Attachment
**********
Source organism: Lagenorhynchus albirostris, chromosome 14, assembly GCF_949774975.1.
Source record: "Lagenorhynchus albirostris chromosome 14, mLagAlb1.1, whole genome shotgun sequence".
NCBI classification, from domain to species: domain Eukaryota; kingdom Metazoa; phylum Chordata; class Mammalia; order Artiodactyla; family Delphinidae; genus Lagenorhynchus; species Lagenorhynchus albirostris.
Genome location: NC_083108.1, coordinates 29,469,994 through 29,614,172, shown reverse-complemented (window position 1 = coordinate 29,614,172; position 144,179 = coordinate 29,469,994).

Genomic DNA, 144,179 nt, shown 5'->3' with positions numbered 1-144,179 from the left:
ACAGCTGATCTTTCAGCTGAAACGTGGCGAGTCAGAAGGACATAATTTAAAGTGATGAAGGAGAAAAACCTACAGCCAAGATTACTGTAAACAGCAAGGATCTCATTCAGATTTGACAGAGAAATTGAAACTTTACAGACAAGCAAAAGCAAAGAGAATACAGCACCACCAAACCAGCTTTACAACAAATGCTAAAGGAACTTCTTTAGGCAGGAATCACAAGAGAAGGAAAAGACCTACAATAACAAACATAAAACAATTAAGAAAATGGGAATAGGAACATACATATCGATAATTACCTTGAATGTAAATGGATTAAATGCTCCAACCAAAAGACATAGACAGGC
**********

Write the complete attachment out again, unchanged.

Source organism: Lagenorhynchus albirostris, chromosome 14, assembly GCF_949774975.1.
Source record: "Lagenorhynchus albirostris chromosome 14, mLagAlb1.1, whole genome shotgun sequence".
NCBI classification, from domain to species: domain Eukaryota; kingdom Metazoa; phylum Chordata; class Mammalia; order Artiodactyla; family Delphinidae; genus Lagenorhynchus; species Lagenorhynchus albirostris.
Genome location: NC_083108.1, coordinates 29,469,994 through 29,614,172, shown reverse-complemented (window position 1 = coordinate 29,614,172; position 144,179 = coordinate 29,469,994).

Genomic DNA, 144,179 nt, shown 5'->3' with positions numbered 1-144,179 from the left:
ACAGCTGATCTTTCAGCTGAAACGTGGCGAGTCAGAAGGACATAATTTAAAGTGATGAAGGAGAAAAACCTACAGCCAAGATTACTGTAAACAGCAAGGATCTCATTCAGATTTGACAGAGAAATTGAAACTTTACAGACAAGCAAAAGCAAAGAGAATACAGCACCACCAAACCAGCTTTACAACAAATGCTAAAGGAACTTCTTTAGGCAGGAATCACAAGAGAAGGAAAAGACCTACAATAACAAACATAAAACAATTAAGAAAATGGGAATAGGAACATACATATCGATAATTACCTTGAATGTAAATGGATTAAATGCTCCAACCAAAAGACATAGACAGGC